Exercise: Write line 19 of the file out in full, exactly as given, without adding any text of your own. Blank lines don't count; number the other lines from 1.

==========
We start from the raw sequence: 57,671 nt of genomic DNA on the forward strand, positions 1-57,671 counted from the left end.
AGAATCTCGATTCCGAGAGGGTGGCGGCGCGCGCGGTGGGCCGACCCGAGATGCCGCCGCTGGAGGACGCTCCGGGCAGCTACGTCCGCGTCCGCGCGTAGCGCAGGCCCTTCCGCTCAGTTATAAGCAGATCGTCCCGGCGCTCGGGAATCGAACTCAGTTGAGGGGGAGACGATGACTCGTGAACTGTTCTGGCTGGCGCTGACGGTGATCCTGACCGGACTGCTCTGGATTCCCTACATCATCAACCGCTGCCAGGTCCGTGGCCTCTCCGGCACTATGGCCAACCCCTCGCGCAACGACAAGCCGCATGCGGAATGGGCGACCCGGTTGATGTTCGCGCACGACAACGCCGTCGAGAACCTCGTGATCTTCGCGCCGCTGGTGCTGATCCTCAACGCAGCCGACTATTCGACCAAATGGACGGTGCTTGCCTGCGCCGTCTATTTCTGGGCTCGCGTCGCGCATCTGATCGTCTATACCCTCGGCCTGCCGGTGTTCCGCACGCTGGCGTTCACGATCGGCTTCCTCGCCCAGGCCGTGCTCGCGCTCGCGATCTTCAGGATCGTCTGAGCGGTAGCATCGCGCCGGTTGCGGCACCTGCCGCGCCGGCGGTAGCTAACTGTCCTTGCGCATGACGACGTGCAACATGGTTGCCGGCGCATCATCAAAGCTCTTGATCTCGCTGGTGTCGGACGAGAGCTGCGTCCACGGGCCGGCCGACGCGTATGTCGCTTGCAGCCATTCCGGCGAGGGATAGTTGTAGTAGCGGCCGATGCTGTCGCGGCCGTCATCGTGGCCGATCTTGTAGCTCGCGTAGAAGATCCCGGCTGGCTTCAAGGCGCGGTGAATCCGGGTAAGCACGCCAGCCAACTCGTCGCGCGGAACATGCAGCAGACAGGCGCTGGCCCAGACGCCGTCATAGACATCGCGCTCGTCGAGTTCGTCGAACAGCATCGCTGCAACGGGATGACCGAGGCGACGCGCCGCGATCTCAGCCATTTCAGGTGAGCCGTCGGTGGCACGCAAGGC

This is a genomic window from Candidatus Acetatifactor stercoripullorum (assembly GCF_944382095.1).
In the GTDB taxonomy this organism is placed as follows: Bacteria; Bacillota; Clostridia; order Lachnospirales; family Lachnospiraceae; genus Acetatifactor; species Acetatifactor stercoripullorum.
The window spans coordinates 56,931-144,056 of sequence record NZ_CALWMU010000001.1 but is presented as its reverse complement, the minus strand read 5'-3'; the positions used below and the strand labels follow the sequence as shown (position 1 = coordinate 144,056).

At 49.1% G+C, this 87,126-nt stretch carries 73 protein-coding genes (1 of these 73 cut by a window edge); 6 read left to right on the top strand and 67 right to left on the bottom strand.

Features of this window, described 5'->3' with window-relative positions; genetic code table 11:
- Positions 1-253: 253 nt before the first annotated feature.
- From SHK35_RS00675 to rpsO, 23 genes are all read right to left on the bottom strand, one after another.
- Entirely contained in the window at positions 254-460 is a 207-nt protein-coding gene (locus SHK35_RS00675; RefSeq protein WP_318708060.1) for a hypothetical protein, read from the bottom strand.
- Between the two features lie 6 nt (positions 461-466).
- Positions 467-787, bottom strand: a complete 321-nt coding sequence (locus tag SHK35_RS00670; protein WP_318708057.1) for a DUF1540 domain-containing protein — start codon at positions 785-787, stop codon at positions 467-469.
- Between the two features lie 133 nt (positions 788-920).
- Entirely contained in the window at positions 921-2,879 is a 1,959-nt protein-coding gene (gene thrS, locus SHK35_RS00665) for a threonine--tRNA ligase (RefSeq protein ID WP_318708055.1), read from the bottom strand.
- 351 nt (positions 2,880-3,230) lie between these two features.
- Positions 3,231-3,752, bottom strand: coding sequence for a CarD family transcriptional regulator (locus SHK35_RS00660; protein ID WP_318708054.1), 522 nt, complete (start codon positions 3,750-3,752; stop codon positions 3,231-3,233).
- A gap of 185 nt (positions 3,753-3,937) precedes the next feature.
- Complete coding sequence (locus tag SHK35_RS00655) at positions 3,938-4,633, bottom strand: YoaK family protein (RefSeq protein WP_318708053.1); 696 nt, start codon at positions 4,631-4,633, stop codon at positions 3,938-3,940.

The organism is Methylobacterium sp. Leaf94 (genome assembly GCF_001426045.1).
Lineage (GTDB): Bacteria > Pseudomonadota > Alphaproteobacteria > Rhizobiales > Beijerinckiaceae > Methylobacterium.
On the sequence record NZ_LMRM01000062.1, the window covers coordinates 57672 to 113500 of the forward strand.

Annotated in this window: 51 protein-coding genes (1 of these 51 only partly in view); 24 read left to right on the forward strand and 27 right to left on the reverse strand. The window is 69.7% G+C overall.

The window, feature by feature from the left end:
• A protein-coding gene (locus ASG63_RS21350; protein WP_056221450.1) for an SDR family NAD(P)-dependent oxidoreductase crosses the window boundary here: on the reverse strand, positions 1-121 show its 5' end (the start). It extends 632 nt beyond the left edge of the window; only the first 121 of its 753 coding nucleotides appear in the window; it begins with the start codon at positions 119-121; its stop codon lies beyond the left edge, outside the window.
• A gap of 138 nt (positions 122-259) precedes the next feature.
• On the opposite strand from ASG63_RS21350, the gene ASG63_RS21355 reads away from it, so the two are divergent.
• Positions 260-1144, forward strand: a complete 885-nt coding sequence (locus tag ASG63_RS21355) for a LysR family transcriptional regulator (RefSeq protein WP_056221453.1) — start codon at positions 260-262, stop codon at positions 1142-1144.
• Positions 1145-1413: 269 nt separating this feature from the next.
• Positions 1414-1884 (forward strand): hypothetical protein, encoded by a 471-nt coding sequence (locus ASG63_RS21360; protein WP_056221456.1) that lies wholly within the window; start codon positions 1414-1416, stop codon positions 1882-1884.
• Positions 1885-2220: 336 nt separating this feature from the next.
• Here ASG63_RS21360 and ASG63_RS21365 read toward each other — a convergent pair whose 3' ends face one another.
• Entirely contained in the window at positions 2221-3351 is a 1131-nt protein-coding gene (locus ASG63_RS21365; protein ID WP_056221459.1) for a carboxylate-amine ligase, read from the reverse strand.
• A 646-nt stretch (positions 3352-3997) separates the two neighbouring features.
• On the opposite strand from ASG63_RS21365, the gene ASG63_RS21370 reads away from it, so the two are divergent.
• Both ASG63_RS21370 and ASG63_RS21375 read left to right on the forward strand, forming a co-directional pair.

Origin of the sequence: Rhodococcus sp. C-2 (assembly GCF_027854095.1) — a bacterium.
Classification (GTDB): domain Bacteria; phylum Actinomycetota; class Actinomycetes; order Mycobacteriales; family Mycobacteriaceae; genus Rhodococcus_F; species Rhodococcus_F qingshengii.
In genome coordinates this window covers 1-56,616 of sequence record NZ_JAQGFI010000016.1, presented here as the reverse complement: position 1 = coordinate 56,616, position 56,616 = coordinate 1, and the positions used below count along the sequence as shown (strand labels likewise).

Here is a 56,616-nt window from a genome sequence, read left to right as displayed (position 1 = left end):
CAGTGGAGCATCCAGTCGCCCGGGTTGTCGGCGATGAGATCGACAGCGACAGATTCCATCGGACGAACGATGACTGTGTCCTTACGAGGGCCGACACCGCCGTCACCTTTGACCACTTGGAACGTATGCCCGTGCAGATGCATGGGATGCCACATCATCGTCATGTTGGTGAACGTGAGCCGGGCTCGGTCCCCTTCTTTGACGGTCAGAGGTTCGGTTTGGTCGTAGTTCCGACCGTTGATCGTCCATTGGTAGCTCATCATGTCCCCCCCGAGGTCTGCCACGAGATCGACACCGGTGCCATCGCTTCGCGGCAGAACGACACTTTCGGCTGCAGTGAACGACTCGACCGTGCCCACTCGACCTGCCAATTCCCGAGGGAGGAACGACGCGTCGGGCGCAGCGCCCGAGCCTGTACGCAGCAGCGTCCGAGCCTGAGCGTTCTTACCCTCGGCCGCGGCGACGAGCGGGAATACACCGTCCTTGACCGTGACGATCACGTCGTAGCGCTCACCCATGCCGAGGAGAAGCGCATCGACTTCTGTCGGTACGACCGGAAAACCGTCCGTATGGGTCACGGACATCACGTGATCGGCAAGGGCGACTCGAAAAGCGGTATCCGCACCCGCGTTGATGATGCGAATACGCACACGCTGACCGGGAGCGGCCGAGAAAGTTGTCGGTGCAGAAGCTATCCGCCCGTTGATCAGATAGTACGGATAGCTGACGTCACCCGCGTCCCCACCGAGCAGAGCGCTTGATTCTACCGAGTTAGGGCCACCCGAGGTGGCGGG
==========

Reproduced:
The organism is Methylobacterium sp. Leaf94 (genome assembly GCF_001426045.1).